John Gapper, writing in the Financial Times, argues that Bitcoin enthusiasts need to grow up, and that Bitcoin itself needs to grow out of its obsessive adolescence.
Frances Coppola has a very nice piece in Forbes that takes on some of the continuing confusion over commercial bank reserves, central bank payments of interest on reserves and the relationship of both to commercial bank lending. She concludes with a ringing rejection of the frequently voiced claims that the Fed’s policy of paying interest on reserves inhibits bank lending, and that high excess reserve levels are an indicator of sluggish bank lending or bank hoarding:
Alan Blinder, writing in the Wall Street Journal on Tuesday, expresses enthusiasm about some recent hints at a possible change in the Fed’s policy on interest paid on excess reserves.
Paul Krugman has yet another pair of pieces up about real interest rates, inflation rates, monetary policy “tightness” or “looseness”, and the purported theoretical connection between these phenomena and US stagnation: stagnation in US growth, employment and wages. Read them and yawn.
Brad DeLong doesn’t like what Clive Crook is saying about Larry Summers.
Public investment in the US has hit its lowest level since demobilisation after the second world war because of Republican success in stymieing President Barack Obama’s push for more spending on infrastructure, science and education.
Driving home from work last night here in New Hampshire, I ended up behind a man in a tidy red pickup truck. The man had written a very elaborate message on the back of the truck, carefully arranged with block letter decals of the kind you use to put a name on a mailbox. I couldn’t read the entire message without tailgating, and some of the letters toward the end of the message were smaller, but here was the part I could read:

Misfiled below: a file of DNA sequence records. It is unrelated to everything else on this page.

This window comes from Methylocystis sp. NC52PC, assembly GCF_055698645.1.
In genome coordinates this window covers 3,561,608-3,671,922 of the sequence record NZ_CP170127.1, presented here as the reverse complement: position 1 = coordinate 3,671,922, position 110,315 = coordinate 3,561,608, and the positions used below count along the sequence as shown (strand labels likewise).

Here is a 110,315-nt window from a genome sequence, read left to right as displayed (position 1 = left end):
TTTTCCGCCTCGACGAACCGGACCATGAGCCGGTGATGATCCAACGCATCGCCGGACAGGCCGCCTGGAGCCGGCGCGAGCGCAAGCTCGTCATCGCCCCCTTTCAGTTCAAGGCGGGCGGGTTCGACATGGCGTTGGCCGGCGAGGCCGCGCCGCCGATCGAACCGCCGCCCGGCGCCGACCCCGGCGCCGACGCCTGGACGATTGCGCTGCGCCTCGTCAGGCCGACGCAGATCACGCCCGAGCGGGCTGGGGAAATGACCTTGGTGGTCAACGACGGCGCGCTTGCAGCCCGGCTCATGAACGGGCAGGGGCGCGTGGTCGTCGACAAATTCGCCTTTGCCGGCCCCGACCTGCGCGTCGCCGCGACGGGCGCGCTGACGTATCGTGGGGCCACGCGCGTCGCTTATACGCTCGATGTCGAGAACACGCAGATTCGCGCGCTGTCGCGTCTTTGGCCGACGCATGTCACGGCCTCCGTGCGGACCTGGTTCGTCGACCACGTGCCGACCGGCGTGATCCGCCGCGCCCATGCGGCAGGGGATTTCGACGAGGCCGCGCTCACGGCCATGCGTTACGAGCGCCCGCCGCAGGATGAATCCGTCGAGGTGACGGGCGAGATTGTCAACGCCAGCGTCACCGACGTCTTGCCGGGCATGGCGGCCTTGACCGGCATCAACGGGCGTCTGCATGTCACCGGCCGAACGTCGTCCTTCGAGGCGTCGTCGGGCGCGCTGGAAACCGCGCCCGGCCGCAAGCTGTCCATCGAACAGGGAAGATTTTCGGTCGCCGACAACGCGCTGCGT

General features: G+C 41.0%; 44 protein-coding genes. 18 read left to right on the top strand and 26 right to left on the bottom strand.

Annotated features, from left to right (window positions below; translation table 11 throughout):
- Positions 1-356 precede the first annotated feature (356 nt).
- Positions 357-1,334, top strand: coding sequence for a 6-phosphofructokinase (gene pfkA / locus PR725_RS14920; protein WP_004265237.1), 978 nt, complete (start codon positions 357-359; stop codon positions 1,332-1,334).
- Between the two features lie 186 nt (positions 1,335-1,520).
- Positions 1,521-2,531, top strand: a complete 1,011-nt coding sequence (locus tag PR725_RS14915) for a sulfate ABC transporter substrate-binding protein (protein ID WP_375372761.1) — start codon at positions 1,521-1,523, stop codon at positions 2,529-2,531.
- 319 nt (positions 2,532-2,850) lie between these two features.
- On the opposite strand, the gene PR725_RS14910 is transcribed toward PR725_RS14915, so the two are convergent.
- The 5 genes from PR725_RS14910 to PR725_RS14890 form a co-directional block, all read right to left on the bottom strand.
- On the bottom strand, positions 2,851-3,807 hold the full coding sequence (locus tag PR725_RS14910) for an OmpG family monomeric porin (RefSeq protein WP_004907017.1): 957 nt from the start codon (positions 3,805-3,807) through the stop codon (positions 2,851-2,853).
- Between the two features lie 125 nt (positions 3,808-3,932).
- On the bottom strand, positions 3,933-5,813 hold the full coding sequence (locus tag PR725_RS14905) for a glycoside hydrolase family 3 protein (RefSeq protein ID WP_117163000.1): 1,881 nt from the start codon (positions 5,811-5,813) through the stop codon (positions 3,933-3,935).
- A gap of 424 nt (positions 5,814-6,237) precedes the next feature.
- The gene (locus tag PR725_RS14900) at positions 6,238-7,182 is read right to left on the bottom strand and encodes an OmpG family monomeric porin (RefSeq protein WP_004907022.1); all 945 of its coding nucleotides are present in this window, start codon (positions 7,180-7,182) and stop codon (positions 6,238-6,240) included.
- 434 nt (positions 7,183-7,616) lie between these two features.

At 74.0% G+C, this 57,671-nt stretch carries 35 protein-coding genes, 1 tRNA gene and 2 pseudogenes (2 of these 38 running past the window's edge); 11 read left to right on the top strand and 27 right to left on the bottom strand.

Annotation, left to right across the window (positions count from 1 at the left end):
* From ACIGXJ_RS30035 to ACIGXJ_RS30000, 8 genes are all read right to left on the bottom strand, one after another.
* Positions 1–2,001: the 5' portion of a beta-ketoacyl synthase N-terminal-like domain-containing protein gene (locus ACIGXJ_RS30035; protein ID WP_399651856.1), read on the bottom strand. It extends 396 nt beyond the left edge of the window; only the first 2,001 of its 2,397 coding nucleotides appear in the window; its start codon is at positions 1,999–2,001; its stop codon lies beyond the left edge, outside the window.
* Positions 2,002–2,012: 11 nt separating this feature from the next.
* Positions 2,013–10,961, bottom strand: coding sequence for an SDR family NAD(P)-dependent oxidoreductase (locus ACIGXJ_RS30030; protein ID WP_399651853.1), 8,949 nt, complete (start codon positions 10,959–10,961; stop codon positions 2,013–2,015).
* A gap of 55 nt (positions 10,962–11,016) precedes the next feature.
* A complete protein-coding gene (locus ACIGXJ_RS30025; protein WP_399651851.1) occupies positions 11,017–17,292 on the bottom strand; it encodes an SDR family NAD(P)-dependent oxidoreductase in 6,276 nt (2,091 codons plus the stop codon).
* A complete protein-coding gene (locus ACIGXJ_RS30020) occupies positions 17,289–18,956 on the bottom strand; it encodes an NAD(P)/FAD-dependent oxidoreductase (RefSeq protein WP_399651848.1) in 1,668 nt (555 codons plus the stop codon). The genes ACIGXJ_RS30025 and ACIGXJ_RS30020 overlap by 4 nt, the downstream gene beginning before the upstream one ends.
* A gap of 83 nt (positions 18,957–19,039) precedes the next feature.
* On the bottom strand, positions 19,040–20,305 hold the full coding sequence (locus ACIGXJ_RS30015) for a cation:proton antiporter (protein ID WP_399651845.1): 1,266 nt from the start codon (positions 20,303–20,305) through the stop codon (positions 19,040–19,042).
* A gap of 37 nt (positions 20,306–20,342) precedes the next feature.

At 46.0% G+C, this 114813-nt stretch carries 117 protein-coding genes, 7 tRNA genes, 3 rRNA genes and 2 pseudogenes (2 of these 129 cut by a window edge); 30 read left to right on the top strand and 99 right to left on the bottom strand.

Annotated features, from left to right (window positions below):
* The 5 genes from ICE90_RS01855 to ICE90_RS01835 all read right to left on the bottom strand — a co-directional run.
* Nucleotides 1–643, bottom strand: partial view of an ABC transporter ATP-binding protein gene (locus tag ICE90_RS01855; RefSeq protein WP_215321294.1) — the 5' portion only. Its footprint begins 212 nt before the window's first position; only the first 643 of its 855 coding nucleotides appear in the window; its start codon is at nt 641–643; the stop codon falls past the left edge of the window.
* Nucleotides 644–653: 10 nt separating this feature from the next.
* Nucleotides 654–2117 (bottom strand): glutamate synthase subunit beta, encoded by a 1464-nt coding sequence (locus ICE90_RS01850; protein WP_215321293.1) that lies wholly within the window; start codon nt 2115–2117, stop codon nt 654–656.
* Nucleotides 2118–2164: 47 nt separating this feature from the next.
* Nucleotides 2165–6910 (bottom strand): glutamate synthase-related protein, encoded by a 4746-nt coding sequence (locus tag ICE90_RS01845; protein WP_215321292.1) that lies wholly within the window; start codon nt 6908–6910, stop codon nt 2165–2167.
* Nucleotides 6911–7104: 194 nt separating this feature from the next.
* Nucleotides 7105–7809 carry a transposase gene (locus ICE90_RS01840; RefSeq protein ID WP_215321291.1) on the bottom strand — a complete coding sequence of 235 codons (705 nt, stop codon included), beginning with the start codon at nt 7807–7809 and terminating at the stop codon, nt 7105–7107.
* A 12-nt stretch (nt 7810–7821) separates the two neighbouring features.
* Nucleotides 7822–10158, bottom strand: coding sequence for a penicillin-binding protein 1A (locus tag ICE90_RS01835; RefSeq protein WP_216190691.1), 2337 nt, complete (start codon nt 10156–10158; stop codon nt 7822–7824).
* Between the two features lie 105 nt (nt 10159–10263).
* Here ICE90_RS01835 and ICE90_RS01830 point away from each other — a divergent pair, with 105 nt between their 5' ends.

Lacy Hunt reports on three recent academic studies indicating that the Fed’s unconventional asset purchasing programs have failed. Antonio Fatas is “sympathetic to the argument that Quantitative Easing has had a limited effect on GDP growth”, but takes issue with some parts of Hunt’s analysis, and argues that the way Hunt analyzes the relationship between reserves and the money multiplier “is not consistent with the conclusions reached about the lack of effectiveness of monetary policy actions.” I believe there are problems with both Hunt’s analysis and Fatas’s analysis of that analysis. My best guess is that QE has had negligible macroeconomic effects. But some of the considerations Hunt and Fatas adduce in attempting to evaluate that question are red herrings, and don’t get us closer to an answer.
Americans during the past few decades have been in the grip of an especially strong dogma, the dogma of Market Fundamentalism. Falling in with the preachers and zealots of this charismatic sect, they have convinced themselves that their once lofty economic place in the world was primarily due to an American preference for miniscule government coupled with the visionary leadership of free-wheeling entrepreneurial heroes, latter-day secular saints who were able to set the economic agenda and pursue it unencumbered by regulatory ties.
As I write, American conservatism has gone mad: openly, disturbingly and resoundingly bats. There is no mistaking it. But the furious imprecations and cracked laughter of the lunatic conservatives echoing loudly down the halls of our sad American bedlam have helped obscure the fact that liberalism in the United States is moribund. While conservatives strive to tear down our rotten and unjust system and replace it with something even more terrifying, liberals offer nothing but a determination to patch up some of the superficial rot while approving the general injustice.